Here, translated into English for the first time, are more than 450 aphorisms and koans from The Sayings of Joshu - one of the outstanding Zen texts of Tang period China.
Joshu (788-897) - a Buddhist purist and iconoclast, is one of the best known and most controversial figures in the pantheon of Zen. The sayings attributed to him and the stories in which he figures are classics of Zen teaching.
— From the cover
The old Zen master Joshu (Zhaozhou also Chao-chou) is one of those prototypical figures in classical Zen literature, the unpredictable protagonist of many of the key cases in the major koan collections. Come to think of it, many of our standard stereotypes of the Zen Master can be traced to this figure - irascible and blunt, down-to-earth and practical, prone to answer religious questions with seemingly off-the wall non-sequiturs and paradoxes if not a good sharp smack in the face.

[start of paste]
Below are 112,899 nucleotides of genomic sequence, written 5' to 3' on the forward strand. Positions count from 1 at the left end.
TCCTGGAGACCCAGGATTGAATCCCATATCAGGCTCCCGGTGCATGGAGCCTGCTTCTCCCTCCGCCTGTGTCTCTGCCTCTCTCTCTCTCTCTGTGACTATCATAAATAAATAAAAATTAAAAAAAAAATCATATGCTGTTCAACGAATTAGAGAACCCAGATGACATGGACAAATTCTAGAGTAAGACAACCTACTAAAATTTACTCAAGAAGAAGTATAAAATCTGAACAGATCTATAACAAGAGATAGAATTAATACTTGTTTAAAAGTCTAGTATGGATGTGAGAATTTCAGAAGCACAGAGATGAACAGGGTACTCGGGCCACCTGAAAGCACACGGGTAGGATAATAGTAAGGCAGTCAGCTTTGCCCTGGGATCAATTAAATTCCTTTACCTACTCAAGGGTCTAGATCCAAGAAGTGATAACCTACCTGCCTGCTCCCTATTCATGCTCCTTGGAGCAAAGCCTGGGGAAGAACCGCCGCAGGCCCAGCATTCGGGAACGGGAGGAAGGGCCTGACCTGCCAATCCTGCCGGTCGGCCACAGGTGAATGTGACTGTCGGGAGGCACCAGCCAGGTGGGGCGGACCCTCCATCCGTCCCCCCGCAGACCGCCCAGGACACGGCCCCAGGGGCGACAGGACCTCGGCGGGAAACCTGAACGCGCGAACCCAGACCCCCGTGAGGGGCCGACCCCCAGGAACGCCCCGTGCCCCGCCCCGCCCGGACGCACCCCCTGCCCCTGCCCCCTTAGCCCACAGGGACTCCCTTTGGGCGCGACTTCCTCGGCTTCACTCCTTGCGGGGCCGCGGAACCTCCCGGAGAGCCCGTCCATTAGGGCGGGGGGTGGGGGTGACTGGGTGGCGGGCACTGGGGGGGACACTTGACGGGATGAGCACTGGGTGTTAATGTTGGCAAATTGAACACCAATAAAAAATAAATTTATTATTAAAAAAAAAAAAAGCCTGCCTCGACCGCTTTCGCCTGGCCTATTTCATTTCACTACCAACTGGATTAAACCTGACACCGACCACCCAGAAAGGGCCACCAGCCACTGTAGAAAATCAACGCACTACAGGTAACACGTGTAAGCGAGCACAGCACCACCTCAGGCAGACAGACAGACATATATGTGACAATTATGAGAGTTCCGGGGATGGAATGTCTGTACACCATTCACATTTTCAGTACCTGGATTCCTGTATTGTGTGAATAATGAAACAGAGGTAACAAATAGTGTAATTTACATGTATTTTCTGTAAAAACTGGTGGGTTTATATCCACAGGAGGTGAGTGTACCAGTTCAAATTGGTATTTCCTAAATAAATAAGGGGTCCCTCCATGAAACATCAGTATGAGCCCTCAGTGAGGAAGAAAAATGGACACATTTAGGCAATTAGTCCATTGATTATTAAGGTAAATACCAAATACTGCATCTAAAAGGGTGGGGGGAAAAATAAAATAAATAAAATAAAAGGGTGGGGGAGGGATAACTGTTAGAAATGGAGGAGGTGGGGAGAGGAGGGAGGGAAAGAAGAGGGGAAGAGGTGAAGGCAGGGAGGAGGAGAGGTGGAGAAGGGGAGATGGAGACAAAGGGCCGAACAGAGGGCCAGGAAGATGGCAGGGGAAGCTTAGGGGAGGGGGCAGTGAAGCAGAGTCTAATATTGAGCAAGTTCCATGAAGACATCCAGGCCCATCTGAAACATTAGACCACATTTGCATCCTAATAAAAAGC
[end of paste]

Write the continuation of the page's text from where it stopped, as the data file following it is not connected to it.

Regardless of the now probably untraceable layers of historical fact and later legend swirled about within this image, then, it's of vital importance in understanding the Zen tradition and its development, not to mention its current sense of identity. And so the classic Zen text purporting to be Chao-chou's recorded sayings, wonderfully translated in this book by Yoel Hoffman, is as extremely significant as it is quizzically enjoyable and underhandedly inspiring.
— Amazon review